What is deep hole boring? Fabrication and Machining
A deep hole is normally considered to be one where its depth is 10x greater than its diameter. Shorter holes can normally be achieved with a regular drill bit, but this is not suitable for longer holes due to the unavailability of tooling, and retaining concentricity and accuracy of the hole.
The fundamental process may also be known as gun drilling, drilling or boring, with the subtle differences relating to the specific design of the tooling. Coolant is delivered to the end of the tool to prevent the tool from overheating, but also to remove the swarf. As the length of the hole can extend to several metres, removing swarf all the way back to the beginning of the hole is a key challenge.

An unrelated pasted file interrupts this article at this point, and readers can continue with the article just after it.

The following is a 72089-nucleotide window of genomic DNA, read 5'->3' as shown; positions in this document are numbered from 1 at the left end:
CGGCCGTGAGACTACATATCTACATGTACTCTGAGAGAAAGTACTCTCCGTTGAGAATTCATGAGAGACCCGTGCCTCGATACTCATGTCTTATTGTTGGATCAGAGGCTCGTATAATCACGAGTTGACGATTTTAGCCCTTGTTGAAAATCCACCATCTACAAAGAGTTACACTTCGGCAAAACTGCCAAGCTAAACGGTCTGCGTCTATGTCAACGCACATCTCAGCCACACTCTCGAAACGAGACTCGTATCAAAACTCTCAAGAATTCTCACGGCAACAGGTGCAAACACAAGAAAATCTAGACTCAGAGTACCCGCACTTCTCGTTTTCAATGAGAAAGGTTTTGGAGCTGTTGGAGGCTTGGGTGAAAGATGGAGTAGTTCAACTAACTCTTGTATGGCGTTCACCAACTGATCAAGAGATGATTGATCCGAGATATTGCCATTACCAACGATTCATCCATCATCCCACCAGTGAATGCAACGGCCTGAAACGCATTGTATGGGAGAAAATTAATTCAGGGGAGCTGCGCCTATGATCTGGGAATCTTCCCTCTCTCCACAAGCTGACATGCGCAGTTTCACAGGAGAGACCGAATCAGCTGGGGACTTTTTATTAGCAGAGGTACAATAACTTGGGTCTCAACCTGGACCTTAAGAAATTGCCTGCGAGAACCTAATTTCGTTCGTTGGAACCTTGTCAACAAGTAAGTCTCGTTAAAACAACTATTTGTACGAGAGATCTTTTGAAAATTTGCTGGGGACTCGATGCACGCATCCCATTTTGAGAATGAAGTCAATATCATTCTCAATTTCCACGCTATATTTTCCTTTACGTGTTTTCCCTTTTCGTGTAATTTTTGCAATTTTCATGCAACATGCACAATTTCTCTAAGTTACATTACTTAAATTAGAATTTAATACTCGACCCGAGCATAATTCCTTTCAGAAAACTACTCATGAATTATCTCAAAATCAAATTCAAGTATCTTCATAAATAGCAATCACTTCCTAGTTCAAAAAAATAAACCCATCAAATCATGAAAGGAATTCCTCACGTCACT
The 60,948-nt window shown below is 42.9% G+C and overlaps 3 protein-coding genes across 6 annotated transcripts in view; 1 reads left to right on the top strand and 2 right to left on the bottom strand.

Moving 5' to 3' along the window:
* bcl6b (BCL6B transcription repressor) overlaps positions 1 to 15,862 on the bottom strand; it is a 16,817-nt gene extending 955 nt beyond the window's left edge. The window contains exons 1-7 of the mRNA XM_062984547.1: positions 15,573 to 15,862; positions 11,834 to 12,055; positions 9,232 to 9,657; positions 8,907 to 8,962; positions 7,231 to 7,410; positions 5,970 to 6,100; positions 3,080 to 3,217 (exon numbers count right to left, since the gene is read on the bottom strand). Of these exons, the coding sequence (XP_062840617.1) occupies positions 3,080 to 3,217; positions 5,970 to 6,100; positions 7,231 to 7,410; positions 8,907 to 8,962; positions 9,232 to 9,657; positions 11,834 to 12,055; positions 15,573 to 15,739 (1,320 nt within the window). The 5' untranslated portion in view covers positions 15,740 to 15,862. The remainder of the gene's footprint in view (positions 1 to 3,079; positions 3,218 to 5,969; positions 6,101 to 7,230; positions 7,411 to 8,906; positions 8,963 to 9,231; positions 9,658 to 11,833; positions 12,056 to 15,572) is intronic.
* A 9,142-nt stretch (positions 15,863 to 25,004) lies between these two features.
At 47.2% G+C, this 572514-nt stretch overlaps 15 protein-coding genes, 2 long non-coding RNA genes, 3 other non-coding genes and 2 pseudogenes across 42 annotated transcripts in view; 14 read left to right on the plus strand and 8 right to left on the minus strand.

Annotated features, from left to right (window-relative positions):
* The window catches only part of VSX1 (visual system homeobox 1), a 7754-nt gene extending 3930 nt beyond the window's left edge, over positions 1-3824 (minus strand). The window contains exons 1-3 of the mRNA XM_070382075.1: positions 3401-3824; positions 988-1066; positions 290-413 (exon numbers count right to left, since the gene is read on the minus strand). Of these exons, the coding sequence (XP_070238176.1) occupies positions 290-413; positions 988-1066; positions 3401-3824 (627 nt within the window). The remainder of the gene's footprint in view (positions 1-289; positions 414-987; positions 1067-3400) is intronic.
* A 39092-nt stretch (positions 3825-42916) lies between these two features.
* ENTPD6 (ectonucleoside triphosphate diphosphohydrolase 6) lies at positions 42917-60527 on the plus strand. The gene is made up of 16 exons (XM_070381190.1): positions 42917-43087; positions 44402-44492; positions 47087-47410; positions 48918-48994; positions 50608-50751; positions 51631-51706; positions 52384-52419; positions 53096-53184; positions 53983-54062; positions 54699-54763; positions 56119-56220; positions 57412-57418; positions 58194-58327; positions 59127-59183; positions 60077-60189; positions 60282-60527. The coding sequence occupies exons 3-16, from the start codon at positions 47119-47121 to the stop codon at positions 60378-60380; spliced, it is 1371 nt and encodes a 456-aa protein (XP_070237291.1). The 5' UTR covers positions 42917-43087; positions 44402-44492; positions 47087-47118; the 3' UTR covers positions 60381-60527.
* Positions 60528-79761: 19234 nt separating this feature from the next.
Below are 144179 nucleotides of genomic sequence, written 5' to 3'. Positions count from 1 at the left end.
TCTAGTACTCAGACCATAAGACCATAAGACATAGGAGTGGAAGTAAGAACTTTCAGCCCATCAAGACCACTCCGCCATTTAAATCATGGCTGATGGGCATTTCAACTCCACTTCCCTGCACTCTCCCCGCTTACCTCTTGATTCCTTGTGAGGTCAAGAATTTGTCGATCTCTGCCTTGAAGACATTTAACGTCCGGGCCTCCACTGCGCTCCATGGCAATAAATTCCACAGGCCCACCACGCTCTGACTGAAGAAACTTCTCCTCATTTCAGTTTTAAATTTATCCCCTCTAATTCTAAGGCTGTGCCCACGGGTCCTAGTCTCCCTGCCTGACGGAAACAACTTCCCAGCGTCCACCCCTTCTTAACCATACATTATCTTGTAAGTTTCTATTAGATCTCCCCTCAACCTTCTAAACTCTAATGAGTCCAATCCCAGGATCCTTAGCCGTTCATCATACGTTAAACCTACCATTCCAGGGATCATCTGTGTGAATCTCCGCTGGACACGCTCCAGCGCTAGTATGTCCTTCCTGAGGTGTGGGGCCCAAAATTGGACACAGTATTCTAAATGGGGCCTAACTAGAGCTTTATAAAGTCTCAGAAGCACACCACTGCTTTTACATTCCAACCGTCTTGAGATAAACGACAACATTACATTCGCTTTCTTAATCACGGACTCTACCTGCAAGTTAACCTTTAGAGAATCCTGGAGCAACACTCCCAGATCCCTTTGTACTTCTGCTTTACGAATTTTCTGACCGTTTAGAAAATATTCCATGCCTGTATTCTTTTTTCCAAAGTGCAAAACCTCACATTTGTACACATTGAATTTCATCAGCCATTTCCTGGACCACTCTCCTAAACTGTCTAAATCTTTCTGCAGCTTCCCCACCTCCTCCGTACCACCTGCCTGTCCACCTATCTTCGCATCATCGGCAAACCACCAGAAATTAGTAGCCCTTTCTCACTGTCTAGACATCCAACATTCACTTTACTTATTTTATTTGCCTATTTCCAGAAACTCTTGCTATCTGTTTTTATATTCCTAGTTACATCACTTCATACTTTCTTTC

Langley Alloys operates its own deep hole borer, capable of creating a hole up to 8” (200mm) in a solid bar >2m in length. This process can be done in less than one hour, including high-strength alloys such as super duplex stainless steels and nickel alloys, saving considerable time for customers. By undertaking first stage machining, Langley Alloys can reduce the overall lead time compared with using subcontractors, as well as reducing cost by removing the additional transportation costs between locations.